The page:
Northwestern University

Public Release: 21-Nov-2014
eLife
Life's extremists may be an untapped source of antibacterial drugs
Life's extremists, a family of microbes called Archaea, may be an untapped source of new antibacterial drugs. That conclusion arises from the discovery of the first antibacterial gene in this ancient lineage.
National Institutes of Health, National Science Foundation

Contact: David Salisbury
david.salisbury@vanderbilt.edu
615-343-6803
Vanderbilt University

Public Release: 21-Nov-2014
IEEE Transactions on Neural Systems and Rehabilitation Engineering
Researchers study impact of power prosthetic failures on amputees
Powered lower limb prosthetics hold promise for improving the mobility of amputees, but errors in the technology may also cause some users to stumble or fall. New research examines exactly what happens when these technologies fail, with the goal of developing a new generation of more robust powered prostheses.
National Science Foundation, US Department of Defense, National Institute on Disability and Rehabilitation Research

Contact: Matt Shipman
matt_shipman@ncsu.edu
919-515-6386
North Carolina State University

Public Release: 21-Nov-2014
Nature Communications
Researchers tease out glitches in immune system's self-recognition
In order to distinguish self from other, the immune system processes proteins from inside and outside the body in different ways. A new study revises understanding of how the process works and sheds light on autoimmune disease.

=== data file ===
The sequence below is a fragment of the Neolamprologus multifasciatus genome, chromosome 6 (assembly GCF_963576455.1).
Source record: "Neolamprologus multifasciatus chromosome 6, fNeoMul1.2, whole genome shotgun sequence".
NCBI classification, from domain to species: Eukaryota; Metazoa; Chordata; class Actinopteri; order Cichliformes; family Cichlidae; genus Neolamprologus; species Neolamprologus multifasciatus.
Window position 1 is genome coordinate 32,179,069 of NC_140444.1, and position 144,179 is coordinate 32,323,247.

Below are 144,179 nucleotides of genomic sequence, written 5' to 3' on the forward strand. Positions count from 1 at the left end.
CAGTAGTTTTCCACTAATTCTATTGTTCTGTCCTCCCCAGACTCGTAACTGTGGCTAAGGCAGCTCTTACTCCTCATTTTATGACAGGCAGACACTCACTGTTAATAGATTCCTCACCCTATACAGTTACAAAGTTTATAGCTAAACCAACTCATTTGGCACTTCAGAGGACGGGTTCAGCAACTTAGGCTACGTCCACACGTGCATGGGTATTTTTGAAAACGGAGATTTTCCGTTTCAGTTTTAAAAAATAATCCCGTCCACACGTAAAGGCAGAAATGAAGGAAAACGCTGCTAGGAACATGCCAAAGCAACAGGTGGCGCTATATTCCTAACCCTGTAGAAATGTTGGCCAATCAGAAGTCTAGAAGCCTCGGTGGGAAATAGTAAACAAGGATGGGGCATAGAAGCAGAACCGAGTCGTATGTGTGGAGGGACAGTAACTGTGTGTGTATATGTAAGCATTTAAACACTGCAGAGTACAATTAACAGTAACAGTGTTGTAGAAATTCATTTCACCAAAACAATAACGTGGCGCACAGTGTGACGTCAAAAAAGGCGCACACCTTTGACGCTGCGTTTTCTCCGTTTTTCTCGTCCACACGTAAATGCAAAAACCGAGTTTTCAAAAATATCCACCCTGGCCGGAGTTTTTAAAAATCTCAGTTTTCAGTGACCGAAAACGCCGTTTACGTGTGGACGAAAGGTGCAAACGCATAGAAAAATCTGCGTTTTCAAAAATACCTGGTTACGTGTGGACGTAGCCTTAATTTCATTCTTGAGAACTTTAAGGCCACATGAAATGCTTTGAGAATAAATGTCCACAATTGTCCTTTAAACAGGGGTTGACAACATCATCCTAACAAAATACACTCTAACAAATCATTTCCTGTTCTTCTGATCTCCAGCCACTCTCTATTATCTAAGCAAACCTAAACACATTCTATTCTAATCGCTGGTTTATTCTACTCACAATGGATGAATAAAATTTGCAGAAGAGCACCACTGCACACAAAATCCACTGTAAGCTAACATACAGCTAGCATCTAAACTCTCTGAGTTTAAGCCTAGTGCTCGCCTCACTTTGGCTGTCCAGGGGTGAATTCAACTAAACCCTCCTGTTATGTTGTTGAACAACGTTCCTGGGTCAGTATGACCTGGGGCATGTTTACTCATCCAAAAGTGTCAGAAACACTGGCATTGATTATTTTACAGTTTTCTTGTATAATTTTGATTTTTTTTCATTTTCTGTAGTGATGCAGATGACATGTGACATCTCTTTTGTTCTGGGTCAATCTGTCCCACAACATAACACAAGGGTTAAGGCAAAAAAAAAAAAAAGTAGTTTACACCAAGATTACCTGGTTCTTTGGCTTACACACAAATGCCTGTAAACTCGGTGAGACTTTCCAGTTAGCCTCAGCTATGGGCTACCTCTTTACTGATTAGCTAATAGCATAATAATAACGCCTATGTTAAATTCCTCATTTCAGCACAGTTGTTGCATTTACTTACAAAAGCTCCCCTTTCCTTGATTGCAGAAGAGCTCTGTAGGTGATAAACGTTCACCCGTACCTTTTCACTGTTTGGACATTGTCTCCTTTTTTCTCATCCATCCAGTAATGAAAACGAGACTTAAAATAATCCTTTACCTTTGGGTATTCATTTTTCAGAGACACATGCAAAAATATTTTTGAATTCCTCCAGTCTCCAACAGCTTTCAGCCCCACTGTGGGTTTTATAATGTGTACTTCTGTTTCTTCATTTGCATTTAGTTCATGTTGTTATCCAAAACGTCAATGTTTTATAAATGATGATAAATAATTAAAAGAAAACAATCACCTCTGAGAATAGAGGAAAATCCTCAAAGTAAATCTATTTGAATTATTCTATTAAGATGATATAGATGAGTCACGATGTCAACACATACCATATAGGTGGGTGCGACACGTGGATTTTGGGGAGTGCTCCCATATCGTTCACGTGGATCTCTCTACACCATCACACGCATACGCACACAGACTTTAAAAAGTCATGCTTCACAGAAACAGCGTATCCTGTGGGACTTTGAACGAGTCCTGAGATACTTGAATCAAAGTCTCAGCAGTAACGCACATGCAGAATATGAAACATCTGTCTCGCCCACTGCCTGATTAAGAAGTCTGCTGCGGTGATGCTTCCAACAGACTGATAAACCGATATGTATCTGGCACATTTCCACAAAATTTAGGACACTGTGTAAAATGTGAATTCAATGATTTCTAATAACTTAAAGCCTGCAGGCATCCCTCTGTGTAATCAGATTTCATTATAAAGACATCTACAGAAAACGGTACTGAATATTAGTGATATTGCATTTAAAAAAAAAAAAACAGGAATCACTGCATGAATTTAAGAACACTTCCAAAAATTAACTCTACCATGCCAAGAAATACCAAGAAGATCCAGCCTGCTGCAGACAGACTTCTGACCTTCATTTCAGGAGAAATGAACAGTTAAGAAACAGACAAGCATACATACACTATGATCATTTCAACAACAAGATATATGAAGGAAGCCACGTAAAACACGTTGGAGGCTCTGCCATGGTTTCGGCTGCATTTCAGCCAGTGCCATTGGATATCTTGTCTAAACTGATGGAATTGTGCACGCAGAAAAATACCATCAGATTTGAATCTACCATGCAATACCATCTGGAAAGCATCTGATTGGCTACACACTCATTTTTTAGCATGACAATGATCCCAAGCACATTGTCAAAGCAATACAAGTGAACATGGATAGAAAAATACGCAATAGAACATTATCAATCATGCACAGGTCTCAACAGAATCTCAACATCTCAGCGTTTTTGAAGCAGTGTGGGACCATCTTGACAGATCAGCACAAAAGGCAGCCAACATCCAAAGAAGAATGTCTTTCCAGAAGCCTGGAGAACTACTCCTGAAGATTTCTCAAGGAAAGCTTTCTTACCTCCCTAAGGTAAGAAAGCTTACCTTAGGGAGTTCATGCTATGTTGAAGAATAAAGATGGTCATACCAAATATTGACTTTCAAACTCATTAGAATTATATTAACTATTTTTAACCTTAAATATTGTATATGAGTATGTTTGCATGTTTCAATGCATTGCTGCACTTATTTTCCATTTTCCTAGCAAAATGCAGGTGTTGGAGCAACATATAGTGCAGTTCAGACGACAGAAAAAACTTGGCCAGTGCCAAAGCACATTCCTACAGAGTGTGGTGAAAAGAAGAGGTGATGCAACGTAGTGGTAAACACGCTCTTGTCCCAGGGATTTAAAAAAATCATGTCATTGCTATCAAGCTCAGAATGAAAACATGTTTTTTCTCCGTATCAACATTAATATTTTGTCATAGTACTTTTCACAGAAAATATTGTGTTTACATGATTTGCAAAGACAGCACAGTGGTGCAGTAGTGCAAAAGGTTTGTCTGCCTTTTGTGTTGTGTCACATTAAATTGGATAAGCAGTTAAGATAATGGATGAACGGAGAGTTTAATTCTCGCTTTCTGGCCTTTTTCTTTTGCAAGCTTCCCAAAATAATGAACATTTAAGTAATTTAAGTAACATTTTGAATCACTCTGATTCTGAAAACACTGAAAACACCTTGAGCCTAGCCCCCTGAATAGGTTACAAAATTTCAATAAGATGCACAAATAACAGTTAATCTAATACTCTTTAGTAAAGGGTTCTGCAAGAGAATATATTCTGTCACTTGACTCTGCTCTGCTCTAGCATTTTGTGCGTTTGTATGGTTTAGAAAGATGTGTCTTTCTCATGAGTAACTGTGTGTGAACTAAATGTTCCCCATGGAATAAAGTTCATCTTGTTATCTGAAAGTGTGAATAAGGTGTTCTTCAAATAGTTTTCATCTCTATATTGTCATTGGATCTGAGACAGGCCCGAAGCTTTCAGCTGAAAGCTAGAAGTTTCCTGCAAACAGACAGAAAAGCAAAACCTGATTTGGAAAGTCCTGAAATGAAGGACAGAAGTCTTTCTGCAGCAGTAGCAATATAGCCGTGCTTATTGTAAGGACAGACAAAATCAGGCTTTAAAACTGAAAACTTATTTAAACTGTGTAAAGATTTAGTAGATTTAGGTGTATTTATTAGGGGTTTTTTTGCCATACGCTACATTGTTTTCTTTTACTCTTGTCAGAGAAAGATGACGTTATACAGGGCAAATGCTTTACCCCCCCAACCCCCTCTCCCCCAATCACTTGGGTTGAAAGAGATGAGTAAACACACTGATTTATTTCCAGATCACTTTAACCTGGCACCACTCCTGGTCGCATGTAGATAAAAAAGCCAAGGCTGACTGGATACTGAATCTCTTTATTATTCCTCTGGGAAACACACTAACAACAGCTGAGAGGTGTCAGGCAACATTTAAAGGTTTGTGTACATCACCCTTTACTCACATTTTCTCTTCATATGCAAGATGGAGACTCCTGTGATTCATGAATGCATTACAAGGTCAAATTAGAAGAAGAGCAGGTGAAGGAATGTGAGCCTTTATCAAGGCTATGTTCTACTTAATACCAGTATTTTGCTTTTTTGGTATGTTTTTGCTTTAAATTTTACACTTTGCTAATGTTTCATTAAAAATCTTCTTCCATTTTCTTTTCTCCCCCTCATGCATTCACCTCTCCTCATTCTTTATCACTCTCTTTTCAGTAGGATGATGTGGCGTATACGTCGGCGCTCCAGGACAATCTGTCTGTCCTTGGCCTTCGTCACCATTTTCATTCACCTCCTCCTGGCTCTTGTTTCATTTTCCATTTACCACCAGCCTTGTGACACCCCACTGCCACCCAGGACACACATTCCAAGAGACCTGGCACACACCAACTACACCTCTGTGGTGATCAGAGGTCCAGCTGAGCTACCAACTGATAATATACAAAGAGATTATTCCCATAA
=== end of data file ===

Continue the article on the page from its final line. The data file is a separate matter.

NIH/National Institute of Allergy and Infectious Disease, NIH/National Institute of General Medical Sciences, National Science Foundation

Contact: Shawna Williams
shawna@jhmi.edu
410-955-8236
Johns Hopkins Medicine

Public Release: 20-Nov-2014
Journal of Physical Chemistry Letters
UO-industry collaboration points to improved nanomaterials
A potential path to identify imperfections and improve the quality of nanomaterials for use in next-generation solar cells has emerged from a collaboration of University of Oregon and industry researchers.
National Science Foundation

Contact: Jim Barlow
jebarlow@uoregon.edu
541-346-3481
University of Oregon

Public Release: 20-Nov-2014
Nature Chemistry
Quantum mechanical calculations reveal the hidden states of enzyme active sites
Enzymes carry out fundamental biological processes such as photosynthesis, nitrogen fixation and respiration, with the help of clusters of metal atoms as 'active' sites. But scientists lack basic information about their function because the states thought to be critical to their chemical abilities cannot be experimentally observed. Now, researchers at Princeton University have reported the first direct observation of the electronic states of iron-sulfur clusters, common to many enzyme active sites.
National Science Foundation

Contact: Tien Nguyen
tienn@princeton.edu
Princeton University

Public Release: 20-Nov-2014
Rutgers chemistry professor Darrin York named New Jersey Professor of the Year